“Stand with your legs straight and your feet shoulder width apart on the middle part of a band. Have the ends in each hand. Hinge forward at the hip pushing your bum out, chest up and looking forward. Wrap the band around your hands a few times to increase the resistance and then raise up into a standing position pulling the band up with you. When you’re standing, you would have pulled the band to a tight tension with your hands either side of your thighs. Take a deep breath in as you hinge forward and exhale as you come up”.

Weeks 7 & 8 : Deepening core strengthening

Take the deadbug exercises a step further by hovering your foot above the ground when you’ve extended your leg and, when you start to feel stronger, Katharine suggests to add weights to your hands. Wall press ups and glute bridge exercises are additional exercises to incorporate at this stage.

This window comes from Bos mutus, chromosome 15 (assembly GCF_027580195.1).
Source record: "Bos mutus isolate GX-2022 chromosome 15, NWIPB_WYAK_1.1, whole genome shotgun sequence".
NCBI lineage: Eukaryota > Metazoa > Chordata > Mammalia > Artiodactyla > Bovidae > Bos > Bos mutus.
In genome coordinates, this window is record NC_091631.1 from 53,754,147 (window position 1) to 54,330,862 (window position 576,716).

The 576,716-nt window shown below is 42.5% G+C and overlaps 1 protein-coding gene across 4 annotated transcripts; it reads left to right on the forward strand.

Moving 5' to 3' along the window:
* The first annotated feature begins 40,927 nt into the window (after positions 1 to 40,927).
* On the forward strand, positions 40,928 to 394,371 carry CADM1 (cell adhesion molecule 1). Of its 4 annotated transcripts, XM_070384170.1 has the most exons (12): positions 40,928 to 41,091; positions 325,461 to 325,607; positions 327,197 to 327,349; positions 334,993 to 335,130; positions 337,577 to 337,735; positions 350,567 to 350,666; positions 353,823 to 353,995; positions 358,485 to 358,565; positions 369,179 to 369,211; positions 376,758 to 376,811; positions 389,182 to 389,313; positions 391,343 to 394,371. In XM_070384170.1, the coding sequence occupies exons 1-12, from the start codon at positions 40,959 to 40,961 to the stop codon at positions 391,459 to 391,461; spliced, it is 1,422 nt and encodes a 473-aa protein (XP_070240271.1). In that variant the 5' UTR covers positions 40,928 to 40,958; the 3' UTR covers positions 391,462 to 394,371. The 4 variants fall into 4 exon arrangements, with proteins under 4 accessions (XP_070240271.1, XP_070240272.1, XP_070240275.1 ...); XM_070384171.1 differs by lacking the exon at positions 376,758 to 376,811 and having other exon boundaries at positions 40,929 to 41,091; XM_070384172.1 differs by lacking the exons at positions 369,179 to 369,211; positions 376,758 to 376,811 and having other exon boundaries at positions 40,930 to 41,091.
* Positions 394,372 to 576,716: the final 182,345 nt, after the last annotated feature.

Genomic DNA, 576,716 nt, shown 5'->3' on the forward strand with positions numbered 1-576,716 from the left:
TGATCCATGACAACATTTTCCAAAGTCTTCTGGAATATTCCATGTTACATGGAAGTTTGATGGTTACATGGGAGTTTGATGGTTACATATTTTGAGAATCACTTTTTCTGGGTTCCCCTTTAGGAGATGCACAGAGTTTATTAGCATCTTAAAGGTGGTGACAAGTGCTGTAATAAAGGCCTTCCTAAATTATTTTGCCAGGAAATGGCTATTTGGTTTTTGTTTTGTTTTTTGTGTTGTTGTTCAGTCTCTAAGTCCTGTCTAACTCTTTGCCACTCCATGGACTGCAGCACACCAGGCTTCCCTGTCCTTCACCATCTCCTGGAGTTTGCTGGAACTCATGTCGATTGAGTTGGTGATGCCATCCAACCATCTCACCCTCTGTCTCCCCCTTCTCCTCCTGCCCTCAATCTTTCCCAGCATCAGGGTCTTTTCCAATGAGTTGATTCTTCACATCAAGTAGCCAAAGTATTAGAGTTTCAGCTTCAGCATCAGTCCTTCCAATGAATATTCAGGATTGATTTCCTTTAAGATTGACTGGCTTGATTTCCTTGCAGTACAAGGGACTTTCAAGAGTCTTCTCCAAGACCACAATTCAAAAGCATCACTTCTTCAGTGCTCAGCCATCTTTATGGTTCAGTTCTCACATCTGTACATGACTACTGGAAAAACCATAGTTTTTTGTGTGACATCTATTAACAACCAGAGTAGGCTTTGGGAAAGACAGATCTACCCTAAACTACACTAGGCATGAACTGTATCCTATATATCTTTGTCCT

Weeks 8 & 9 : Power walking

Two or three power walks of between 15 and 20 minutes can act as good cardio workouts. If possible, continue with the core strengthening and pelvic floor exercises on your rest days.

Weeks 9 & 10: Intervals

Only once you’ve done the core and pelvic floor exercises (and feel stronger in these areas) can jogging intervals commence. Katharine’s plan starts with a 5- minute brisk walk as a warm up, followed by a 30-second light jog, then slowing down and walking for 2 minutes, repeating these for 10 minutes.

Week 10 and onwards: Increasing intervals

Continue warming up with a 5-minute brisk walk and increasing the jog time from 30 seconds to 1, 1.5, 2 minutes and so on each time you go out. Decrease the walk time as you increase the jog time until you are jogging at a comfortable pace without stopping.

Remember to be guided by how your body is feeling and always stop or take a rest if you experience any pain.


For further guidance on how to perform these exercises safely and effectively, contact Katharine through:

For more information on Mom in Balance, visit :

For more information on the Drummond Clinic, visit :